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Fasted Cardio for Fat-loss

There is still some debate as to whether fasted cardio is superior to fed cardio for fat loss (once total calories and protein are matched).

The general premise behind performing cardio after an overnight fast is that it accelerates fat loss more than if you completed the same work in a fed state.

To shed light on the topic, Schoenfeld and colleagues tested body composition changes associated with fasted versus non-fasted aerobic exercise in 20 healthy females who were randomly assigned to either group.

Following four weeks of aerobic exercises during dieting conditions (ie, being in an energy deficit), both groups lost body weight and fat mass. The key finding was that there were no significant between-group differences shown in any outcome measure. Put simply, the fasted group did not lose significantly more body fat compared to the fed group.

If that’s the case, what is behind the idea that fasted cardio could be superior for fat loss?​ For that to be the case, fasted exercise would have to achieve one of the following:

• Affect 24-hr energy expenditure so that the energy/calorie deficit is increased
• Suppress appetite leading to a reduction in calorie intake
• Have a protein-sparing effect delivering higher retention of fat-free mass (and therefore making a higher proportion of the weight-loss to be fat)

None of these conditions have been shown to be true!

Interestingly, a recent study on skipping breakfast before resistance training found a reduction in performance on the bench press and back squat. The male participants were resistance-trained and habitual breakfast eaters, providing solid evidence that fasted resistance-training performance among those who normally have breakfast may be compromised over the short term.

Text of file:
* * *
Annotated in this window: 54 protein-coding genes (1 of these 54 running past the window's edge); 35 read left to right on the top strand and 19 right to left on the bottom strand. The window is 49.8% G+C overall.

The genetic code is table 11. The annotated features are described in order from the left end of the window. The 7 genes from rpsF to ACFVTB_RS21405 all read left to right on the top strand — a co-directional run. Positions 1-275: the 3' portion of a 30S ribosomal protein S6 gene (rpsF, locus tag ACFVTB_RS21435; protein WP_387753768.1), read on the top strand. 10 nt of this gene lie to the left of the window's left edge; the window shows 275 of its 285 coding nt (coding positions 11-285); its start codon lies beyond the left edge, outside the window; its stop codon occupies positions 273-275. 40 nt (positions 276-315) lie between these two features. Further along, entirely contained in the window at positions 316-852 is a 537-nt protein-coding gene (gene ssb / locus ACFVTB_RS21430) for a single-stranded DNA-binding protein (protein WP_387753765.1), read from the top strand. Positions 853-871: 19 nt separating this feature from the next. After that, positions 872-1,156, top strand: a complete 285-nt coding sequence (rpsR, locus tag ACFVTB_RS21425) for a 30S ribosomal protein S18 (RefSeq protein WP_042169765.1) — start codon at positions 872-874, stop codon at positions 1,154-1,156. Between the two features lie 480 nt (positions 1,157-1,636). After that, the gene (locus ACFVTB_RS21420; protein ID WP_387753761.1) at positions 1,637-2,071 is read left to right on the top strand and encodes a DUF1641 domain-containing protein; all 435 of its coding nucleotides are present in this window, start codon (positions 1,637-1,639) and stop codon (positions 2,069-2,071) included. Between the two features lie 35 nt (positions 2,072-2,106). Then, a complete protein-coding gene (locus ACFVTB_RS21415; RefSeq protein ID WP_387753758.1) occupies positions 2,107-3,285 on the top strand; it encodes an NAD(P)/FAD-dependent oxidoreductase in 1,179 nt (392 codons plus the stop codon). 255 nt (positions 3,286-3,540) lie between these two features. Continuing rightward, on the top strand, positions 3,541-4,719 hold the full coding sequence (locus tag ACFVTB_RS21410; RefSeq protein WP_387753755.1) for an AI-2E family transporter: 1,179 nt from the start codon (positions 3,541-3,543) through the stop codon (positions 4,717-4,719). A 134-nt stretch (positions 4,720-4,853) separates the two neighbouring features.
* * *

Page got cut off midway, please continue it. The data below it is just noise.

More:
If you prefer, and feel better, training fasted without any comprise on performance, then go for it! But if you feel terrible training fasted and/or are only doing so for the proposed fat loss benefits, reconsider your strategy and include a meal/snack/shake beforehand instead. Fat loss will not differ once total calorie and protein intake remain the same. As always, for fat loss success, consistency and patience is key!

The best way to understand your fat and muscle composition with a DEXA body scan. You could try one protocol (eg, fasted exercise) for three months; and a different protocol for the same amount of time. DEXA scans which ‘book end’ each consistent protocol, as explained in this DEXA information video about frequency, will show the differences. But be careful – your experiment is unlikely to be scientific and control for all variables, especially over sustained periods. You are likely to change diet, workout and meal timings, and exercises. That said, DEXA is the best way of tracking body composition over time.

Kevin Garde
Bodyscan Consultant and Nutritonist

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